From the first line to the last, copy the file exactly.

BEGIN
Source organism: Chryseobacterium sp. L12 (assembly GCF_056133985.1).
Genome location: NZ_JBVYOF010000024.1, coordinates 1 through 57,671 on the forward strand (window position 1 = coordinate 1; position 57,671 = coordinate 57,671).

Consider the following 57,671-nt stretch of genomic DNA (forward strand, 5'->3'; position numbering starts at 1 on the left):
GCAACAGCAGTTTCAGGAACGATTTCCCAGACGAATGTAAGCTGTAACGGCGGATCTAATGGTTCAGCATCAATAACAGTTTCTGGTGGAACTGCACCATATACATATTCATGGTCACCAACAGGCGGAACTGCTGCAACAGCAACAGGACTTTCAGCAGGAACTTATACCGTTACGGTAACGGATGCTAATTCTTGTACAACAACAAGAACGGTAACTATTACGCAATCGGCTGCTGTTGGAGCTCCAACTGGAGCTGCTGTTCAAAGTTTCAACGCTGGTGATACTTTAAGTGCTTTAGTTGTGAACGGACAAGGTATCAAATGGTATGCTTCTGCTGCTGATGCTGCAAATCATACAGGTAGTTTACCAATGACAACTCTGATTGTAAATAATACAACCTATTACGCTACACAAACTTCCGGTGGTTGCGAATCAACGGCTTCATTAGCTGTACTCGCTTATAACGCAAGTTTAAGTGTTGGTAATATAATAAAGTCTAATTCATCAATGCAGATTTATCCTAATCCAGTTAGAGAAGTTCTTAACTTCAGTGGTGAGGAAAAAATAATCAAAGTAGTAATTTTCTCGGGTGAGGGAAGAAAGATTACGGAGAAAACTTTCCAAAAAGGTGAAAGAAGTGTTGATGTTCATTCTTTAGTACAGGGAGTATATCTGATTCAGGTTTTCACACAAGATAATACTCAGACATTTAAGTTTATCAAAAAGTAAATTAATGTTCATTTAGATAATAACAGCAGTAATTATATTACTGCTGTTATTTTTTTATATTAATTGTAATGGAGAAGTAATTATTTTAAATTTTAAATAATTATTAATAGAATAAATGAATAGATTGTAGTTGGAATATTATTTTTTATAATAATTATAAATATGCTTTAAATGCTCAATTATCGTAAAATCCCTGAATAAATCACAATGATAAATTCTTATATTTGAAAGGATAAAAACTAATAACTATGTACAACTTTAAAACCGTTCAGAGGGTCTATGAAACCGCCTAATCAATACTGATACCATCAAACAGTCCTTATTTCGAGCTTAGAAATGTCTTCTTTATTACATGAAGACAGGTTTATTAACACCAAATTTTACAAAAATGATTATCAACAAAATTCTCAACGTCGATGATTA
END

Source organism: Chryseobacterium sp. L12 (assembly GCF_056133985.1).
Genome location: NZ_JBVYOF010000024.1, coordinates 1 through 57,671 on the forward strand (window position 1 = coordinate 1; position 57,671 = coordinate 57,671).

Consider the following 57,671-nt stretch of genomic DNA (forward strand, 5'->3'; position numbering starts at 1 on the left):
GCAACAGCAGTTTCAGGAACGATTTCCCAGACGAATGTAAGCTGTAACGGCGGATCTAATGGTTCAGCATCAATAACAGTTTCTGGTGGAACTGCACCATATACATATTCATGGTCACCAACAGGCGGAACTGCTGCAACAGCAACAGGACTTTCAGCAGGAACTTATACCGTTACGGTAACGGATGCTAATTCTTGTACAACAACAAGAACGGTAACTATTACGCAATCGGCTGCTGTTGGAGCTCCAACTGGAGCTGCTGTTCAAAGTTTCAACGCTGGTGATACTTTAAGTGCTTTAGTTGTGAACGGACAAGGTATCAAATGGTATGCTTCTGCTGCTGATGCTGCAAATCATACAGGTAGTTTACCAATGACAACTCTGATTGTAAATAATACAACCTATTACGCTACACAAACTTCCGGTGGTTGCGAATCAACGGCTTCATTAGCTGTACTCGCTTATAACGCAAGTTTAAGTGTTGGTAATATAATAAAGTCTAATTCATCAATGCAGATTTATCCTAATCCAGTTAGAGAAGTTCTTAACTTCAGTGGTGAGGAAAAAATAATCAAAGTAGTAATTTTCTCGGGTGAGGGAAGAAAGATTACGGAGAAAACTTTCCAAAAAGGTGAAAGAAGTGTTGATGTTCATTCTTTAGTACAGGGAGTATATCTGATTCAGGTTTTCACACAAGATAATACTCAGACATTTAAGTTTATCAAAAAGTAAATTAATGTTCATTTAGATAATAACAGCAGTAATTATATTACTGCTGTTATTTTTTTATATTAATTGTAATGGAGAAGTAATTATTTTAAATTTTAAATAATTATTAATAGAATAAATGAATAGATTGTAGTTGGAATATTATTTTTTATAATAATTATAAATATGCTTTAAATGCTCAATTATCGTAAAATCCCTGAATAAATCACAATGATAAATTCTTATATTTGAAAGGATAAAAACTAATAACTATGTACAACTTTAAAACCGTTCAGAGGGTCTATGAAACCGCCTAATCAATACTGATACCATCAAACAGTCCTTATTTCGAGCTTAGAAATGTCTTCTTTATTACATGAAGACAGGTTTATTAACACCAAATTTTACAAAAATGATTATCAACAAAATTCTCAACGTCGATGATTA